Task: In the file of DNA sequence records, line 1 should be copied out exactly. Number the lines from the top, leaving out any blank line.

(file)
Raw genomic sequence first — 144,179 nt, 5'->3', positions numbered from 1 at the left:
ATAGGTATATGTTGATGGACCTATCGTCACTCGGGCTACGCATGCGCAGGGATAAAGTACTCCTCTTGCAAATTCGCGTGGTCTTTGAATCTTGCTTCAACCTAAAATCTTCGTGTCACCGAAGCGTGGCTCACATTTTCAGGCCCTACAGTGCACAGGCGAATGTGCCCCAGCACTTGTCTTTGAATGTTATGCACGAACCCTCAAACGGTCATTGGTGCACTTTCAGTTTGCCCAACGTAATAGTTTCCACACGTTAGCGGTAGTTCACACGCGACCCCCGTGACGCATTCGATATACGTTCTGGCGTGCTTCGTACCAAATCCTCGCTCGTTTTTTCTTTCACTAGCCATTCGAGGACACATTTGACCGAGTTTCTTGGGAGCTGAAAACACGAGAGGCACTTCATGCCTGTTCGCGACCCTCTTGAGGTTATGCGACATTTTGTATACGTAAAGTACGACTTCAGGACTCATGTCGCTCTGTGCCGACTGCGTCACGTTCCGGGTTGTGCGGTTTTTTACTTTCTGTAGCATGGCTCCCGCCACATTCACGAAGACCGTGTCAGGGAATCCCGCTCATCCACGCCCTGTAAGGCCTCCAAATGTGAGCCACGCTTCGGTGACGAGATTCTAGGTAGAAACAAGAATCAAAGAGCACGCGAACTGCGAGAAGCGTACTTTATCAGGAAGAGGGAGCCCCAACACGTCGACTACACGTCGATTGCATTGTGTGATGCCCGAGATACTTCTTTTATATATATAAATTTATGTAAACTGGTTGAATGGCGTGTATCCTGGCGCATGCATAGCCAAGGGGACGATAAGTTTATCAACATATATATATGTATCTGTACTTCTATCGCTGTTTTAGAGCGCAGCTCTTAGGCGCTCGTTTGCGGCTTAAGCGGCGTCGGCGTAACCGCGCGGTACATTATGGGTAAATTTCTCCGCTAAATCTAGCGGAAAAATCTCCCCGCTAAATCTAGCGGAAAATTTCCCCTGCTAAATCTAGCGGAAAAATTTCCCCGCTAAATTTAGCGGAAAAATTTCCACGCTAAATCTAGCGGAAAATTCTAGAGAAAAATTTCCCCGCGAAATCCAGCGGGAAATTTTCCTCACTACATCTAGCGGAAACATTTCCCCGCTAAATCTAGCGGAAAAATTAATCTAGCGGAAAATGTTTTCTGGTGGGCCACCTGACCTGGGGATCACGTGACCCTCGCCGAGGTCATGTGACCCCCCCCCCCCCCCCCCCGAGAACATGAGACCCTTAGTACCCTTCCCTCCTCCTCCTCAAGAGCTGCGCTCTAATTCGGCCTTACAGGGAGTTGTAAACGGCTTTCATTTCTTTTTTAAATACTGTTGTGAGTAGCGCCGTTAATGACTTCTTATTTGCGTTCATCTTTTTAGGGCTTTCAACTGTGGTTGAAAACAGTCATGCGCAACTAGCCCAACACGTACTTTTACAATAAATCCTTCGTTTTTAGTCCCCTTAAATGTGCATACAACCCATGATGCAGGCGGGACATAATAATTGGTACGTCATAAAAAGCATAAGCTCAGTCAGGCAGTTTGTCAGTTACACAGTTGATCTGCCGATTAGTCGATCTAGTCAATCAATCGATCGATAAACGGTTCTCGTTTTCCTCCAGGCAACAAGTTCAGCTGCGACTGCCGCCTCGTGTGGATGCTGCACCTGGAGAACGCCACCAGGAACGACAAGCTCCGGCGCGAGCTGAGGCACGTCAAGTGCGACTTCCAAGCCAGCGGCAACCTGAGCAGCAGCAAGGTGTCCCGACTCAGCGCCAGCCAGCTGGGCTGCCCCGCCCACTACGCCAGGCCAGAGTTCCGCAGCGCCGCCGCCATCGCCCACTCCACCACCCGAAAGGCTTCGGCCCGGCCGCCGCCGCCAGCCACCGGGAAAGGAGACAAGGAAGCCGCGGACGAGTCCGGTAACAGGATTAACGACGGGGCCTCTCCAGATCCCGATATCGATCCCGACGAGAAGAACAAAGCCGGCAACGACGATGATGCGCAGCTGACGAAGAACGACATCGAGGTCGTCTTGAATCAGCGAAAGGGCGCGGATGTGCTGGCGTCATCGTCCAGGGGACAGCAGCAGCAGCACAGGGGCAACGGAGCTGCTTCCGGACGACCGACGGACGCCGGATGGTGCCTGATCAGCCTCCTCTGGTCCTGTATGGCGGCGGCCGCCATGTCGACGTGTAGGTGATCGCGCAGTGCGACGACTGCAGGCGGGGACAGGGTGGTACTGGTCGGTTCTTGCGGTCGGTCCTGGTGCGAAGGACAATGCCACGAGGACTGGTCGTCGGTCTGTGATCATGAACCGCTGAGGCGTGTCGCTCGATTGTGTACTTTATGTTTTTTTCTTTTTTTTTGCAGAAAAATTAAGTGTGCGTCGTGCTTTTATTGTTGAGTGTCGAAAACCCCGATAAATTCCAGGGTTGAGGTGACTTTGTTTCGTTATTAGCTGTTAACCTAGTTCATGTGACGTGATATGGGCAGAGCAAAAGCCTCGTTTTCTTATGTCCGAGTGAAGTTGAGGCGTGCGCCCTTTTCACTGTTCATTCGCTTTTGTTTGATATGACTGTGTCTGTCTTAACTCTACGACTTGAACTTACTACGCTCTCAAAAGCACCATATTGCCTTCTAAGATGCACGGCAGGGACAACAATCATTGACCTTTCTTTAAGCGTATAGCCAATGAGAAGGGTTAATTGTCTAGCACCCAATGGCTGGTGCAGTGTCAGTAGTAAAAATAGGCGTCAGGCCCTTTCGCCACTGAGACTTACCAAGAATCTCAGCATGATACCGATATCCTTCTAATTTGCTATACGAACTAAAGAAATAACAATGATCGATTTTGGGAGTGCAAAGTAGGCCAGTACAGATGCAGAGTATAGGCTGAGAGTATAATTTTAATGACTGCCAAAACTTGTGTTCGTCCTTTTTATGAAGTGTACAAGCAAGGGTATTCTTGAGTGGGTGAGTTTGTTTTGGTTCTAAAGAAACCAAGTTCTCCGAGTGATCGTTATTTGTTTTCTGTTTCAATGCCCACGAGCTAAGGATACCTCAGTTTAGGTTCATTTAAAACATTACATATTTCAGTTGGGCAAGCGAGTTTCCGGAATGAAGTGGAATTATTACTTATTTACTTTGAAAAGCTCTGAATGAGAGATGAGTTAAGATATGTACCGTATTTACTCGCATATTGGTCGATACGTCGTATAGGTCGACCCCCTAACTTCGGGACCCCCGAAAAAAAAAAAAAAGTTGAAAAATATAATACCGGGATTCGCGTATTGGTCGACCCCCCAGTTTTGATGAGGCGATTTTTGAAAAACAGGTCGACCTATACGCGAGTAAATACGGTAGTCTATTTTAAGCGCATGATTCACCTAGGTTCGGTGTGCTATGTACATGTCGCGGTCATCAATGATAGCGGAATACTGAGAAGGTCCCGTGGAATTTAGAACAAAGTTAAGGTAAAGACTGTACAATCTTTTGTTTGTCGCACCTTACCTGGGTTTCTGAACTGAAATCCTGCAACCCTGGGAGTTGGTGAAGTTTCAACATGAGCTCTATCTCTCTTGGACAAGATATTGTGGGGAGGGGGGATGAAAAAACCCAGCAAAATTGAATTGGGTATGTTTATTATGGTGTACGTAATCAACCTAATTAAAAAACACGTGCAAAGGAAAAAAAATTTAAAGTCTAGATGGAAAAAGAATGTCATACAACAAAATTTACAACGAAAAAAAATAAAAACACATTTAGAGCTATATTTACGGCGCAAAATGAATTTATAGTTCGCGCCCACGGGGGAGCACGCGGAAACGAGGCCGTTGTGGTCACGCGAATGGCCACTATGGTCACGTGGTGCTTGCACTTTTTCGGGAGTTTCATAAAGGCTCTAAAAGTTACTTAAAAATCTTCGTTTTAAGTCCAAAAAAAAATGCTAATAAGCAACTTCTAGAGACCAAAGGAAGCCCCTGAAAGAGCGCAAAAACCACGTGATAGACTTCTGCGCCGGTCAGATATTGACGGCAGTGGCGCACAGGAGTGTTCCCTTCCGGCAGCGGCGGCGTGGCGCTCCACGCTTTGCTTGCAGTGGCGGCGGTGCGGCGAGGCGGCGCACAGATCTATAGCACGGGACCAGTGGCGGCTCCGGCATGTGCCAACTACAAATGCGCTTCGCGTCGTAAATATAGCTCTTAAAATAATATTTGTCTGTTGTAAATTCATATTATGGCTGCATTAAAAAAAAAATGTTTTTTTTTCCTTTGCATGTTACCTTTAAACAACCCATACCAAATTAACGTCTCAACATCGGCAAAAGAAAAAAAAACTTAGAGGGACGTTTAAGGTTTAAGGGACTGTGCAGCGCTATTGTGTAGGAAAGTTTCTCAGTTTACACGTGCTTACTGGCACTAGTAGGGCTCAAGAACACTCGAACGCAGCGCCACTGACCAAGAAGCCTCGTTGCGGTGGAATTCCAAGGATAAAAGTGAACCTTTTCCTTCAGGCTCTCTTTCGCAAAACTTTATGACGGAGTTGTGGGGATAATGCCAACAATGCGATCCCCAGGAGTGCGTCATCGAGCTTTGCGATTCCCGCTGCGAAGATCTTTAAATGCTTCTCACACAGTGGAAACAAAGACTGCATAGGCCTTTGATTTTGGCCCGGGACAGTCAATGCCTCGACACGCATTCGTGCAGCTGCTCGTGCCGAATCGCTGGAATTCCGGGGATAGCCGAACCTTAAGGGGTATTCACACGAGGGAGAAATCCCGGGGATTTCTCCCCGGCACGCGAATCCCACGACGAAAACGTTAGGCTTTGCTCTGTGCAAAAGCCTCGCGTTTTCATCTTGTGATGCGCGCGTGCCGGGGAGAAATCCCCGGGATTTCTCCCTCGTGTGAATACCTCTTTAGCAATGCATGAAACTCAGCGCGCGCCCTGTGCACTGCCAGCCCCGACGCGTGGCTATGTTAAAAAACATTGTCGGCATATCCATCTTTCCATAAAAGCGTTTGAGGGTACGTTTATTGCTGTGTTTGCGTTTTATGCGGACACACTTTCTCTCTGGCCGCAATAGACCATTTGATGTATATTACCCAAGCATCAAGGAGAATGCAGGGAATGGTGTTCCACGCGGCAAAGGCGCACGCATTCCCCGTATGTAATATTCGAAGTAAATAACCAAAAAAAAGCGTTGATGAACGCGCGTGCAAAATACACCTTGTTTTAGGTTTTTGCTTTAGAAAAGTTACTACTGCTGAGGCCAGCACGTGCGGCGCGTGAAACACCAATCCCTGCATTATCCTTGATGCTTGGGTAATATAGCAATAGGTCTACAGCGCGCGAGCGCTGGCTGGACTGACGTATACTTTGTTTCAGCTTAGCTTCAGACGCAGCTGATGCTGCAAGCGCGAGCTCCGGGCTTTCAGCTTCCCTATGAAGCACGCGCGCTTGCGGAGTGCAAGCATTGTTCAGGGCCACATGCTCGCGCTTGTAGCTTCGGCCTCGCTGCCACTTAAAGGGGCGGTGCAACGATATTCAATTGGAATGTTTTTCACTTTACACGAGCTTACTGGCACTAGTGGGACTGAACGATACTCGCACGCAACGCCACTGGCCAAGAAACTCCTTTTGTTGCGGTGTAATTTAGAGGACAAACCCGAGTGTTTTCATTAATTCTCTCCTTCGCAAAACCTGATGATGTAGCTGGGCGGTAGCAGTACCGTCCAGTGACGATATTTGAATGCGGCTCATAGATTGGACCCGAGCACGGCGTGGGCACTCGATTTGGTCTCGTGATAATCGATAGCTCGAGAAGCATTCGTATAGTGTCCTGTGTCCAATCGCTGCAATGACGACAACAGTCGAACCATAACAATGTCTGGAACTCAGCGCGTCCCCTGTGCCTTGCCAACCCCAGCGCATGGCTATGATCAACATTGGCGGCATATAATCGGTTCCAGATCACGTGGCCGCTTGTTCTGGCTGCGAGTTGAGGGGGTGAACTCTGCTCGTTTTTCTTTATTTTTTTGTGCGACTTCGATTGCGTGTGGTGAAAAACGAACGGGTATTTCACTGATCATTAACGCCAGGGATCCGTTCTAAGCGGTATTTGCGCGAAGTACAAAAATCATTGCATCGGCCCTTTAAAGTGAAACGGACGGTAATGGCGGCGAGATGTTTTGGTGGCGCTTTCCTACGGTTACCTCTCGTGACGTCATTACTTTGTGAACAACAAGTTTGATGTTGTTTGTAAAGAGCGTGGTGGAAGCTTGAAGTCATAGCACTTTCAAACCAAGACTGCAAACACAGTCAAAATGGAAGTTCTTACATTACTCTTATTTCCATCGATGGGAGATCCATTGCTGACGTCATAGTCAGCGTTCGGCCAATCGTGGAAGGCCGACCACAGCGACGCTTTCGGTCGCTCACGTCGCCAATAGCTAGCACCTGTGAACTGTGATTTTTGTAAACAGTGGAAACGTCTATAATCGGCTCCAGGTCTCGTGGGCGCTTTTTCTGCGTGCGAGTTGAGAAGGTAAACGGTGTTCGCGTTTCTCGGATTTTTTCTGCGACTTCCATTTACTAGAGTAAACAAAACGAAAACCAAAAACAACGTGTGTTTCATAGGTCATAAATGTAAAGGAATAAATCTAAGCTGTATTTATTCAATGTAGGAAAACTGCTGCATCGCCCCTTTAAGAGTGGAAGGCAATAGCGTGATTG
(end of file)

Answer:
Raw genomic sequence first — 144,179 nt, 5'->3', positions numbered from 1 at the left: